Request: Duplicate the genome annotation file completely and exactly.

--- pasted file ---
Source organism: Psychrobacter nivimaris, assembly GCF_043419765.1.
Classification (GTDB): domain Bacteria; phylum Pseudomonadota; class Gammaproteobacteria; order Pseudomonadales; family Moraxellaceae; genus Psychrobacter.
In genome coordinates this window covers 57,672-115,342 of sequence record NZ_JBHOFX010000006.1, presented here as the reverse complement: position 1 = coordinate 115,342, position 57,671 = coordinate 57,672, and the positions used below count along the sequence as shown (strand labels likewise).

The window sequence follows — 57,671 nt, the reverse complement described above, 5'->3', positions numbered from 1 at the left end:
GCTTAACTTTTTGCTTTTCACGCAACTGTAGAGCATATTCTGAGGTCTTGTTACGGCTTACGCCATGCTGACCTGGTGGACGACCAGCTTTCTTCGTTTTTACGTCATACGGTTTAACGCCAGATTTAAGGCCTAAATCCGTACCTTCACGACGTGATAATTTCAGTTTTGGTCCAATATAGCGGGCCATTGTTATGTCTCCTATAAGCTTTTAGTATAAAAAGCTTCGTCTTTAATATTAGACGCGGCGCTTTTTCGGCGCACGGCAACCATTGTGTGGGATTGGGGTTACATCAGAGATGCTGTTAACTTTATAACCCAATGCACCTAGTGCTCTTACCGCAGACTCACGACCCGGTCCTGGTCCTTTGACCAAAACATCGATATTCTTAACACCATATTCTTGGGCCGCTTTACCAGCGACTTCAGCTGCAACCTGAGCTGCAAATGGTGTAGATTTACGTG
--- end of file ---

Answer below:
Source organism: Psychrobacter nivimaris, assembly GCF_043419765.1.
Classification (GTDB): domain Bacteria; phylum Pseudomonadota; class Gammaproteobacteria; order Pseudomonadales; family Moraxellaceae; genus Psychrobacter.
In genome coordinates this window covers 57,672-115,342 of sequence record NZ_JBHOFX010000006.1, presented here as the reverse complement: position 1 = coordinate 115,342, position 57,671 = coordinate 57,672, and the positions used below count along the sequence as shown (strand labels likewise).

The window sequence follows — 57,671 nt, the reverse complement described above, 5'->3', positions numbered from 1 at the left end:
GCTTAACTTTTTGCTTTTCACGCAACTGTAGAGCATATTCTGAGGTCTTGTTACGGCTTACGCCATGCTGACCTGGTGGACGACCAGCTTTCTTCGTTTTTACGTCATACGGTTTAACGCCAGATTTAAGGCCTAAATCCGTACCTTCACGACGTGATAATTTCAGTTTTGGTCCAATATAGCGGGCCATTGTTATGTCTCCTATAAGCTTTTAGTATAAAAAGCTTCGTCTTTAATATTAGACGCGGCGCTTTTTCGGCGCACGGCAACCATTGTGTGGGATTGGGGTTACATCAGAGATGCTGTTAACTTTATAACCCAATGCACCTAGTGCTCTTACCGCAGACTCACGACCCGGTCCTGGTCCTTTGACCAAAACATCGATATTCTTAACACCATATTCTTGGGCCGCTTTACCAGCGACTTCAGCTGCAACCTGAGCTGCAAATGGTGTAGATTTACGTG